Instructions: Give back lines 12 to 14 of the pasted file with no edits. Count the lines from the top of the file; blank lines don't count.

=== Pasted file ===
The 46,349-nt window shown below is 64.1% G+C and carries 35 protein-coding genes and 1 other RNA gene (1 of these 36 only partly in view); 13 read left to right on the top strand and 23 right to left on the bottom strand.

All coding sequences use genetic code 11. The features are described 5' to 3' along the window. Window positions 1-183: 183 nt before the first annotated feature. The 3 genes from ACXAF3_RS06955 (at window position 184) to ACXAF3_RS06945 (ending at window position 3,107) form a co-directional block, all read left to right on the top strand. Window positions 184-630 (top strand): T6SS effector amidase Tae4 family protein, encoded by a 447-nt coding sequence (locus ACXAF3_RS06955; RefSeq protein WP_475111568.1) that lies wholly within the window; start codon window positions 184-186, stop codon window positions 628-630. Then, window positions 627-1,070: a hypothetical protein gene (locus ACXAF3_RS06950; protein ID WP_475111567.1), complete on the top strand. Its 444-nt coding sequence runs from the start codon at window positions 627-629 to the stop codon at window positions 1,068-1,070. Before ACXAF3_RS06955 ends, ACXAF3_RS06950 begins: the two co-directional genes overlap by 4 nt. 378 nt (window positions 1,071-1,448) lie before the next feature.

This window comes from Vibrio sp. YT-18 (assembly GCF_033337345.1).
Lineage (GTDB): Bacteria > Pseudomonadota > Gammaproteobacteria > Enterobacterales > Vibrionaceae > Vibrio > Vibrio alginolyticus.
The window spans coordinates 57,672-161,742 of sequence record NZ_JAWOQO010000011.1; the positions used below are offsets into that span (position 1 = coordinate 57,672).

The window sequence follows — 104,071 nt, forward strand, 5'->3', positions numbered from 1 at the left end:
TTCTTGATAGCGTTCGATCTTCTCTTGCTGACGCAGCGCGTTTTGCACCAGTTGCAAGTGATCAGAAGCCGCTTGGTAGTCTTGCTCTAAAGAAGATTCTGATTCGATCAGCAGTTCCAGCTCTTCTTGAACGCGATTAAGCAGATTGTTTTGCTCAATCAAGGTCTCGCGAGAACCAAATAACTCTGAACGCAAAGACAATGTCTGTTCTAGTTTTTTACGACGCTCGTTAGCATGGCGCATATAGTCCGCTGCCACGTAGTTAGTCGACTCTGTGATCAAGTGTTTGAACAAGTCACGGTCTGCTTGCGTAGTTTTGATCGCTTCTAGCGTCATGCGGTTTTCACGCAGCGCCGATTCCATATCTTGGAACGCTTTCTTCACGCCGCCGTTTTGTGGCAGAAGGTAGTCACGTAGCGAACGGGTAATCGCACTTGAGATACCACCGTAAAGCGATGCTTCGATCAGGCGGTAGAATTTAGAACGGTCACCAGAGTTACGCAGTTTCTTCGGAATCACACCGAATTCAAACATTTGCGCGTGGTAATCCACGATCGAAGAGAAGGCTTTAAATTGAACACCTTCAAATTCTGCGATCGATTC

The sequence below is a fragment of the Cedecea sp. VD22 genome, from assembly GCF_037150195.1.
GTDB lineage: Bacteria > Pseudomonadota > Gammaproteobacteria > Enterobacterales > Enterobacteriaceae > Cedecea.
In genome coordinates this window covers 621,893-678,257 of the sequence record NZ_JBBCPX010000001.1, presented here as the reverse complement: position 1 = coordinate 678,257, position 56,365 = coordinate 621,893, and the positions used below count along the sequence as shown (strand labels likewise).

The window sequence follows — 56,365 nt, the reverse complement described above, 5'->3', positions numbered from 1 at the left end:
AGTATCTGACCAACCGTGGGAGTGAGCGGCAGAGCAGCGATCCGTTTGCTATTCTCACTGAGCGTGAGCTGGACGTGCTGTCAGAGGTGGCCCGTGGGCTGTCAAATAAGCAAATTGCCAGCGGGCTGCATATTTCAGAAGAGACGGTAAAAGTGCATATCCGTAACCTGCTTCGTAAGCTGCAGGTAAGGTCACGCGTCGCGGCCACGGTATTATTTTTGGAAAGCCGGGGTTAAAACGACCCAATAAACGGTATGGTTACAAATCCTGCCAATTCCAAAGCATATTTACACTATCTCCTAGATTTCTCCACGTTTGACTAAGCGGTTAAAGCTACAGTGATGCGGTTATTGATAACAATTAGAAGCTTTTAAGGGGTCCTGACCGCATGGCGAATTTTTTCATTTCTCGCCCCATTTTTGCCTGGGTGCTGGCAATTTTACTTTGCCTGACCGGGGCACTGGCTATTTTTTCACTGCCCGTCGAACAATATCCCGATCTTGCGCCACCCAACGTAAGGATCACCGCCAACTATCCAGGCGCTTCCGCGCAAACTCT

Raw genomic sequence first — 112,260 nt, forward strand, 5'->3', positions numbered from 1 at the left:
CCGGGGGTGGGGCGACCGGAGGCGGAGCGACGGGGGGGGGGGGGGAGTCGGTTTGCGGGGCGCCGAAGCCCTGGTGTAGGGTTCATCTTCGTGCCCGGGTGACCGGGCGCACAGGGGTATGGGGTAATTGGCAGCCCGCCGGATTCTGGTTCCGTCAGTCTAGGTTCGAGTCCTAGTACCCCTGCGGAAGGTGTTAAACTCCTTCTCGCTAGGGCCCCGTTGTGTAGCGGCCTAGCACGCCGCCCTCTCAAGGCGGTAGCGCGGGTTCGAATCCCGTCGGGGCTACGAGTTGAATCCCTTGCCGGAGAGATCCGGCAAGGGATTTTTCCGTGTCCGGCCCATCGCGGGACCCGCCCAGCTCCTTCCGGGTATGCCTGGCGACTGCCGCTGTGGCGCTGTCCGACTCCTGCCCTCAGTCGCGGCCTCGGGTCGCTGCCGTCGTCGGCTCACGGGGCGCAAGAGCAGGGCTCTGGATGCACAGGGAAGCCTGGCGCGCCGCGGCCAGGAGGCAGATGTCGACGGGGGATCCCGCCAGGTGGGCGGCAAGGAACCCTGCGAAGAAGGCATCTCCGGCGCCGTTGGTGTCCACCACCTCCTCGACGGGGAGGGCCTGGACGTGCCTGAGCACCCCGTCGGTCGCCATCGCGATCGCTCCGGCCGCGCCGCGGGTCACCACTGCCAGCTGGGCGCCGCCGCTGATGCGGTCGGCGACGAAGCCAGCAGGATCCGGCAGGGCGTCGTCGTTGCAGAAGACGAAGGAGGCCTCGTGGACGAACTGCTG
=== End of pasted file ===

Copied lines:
AGTATCTGACCAACCGTGGGAGTGAGCGGCAGAGCAGCGATCCGTTTGCTATTCTCACTGAGCGTGAGCTGGACGTGCTGTCAGAGGTGGCCCGTGGGCTGTCAAATAAGCAAATTGCCAGCGGGCTGCATATTTCAGAAGAGACGGTAAAAGTGCATATCCGTAACCTGCTTCGTAAGCTGCAGGTAAGGTCACGCGTCGCGGCCACGGTATTATTTTTGGAAAGCCGGGGTTAAAACGACCCAATAAACGGTATGGTTACAAATCCTGCCAATTCCAAAGCATATTTACACTATCTCCTAGATTTCTCCACGTTTGACTAAGCGGTTAAAGCTACAGTGATGCGGTTATTGATAACAATTAGAAGCTTTTAAGGGGTCCTGACCGCATGGCGAATTTTTTCATTTCTCGCCCCATTTTTGCCTGGGTGCTGGCAATTTTACTTTGCCTGACCGGGGCACTGGCTATTTTTTCACTGCCCGTCGAACAATATCCCGATCTTGCGCCACCCAACGTAAGGATCACCGCCAACTATCCAGGCGCTTCCGCGCAAACTCT

Raw genomic sequence first — 112,260 nt, forward strand, 5'->3', positions numbered from 1 at the left:
CCGGGGGTGGGGCGACCGGAGGCGGAGCGACGGGGGGGGGGGGGGAGTCGGTTTGCGGGGCGCCGAAGCCCTGGTGTAGGGTTCATCTTCGTGCCCGGGTGACCGGGCGCACAGGGGTATGGGGTAATTGGCAGCCCGCCGGATTCTGGTTCCGTCAGTCTAGGTTCGAGTCCTAGTACCCCTGCGGAAGGTGTTAAACTCCTTCTCGCTAGGGCCCCGTTGTGTAGCGGCCTAGCACGCCGCCCTCTCAAGGCGGTAGCGCGGGTTCGAATCCCGTCGGGGCTACGAGTTGAATCCCTTGCCGGAGAGATCCGGCAAGGGATTTTTCCGTGTCCGGCCCATCGCGGGACCCGCCCAGCTCCTTCCGGGTATGCCTGGCGACTGCCGCTGTGGCGCTGTCCGACTCCTGCCCTCAGTCGCGGCCTCGGGTCGCTGCCGTCGTCGGCTCACGGGGCGCAAGAGCAGGGCTCTGGATGCACAGGGAAGCCTGGCGCGCCGCGGCCAGGAGGCAGATGTCGACGGGGGATCCCGCCAGGTGGGCGGCAAGGAACCCTGCGAAGAAGGCATCTCCGGCGCCGTTGGTGTCCACCACCTCCTCGACGGGGAGGGCCTGGACGTGCCTGAGCACCCCGTCGGTCGCCATCGCGATCGCTCCGGCCGCGCCGCGGGTCACCACTGCCAGCTGGGCGCCGCCGCTGATGCGGTCGGCGACGAAGCCAGCAGGATCCGGCAGGGCGTCGTCGTTGCAGAAGACGAAGGAGGCCTCGTGGACGAACTGCTG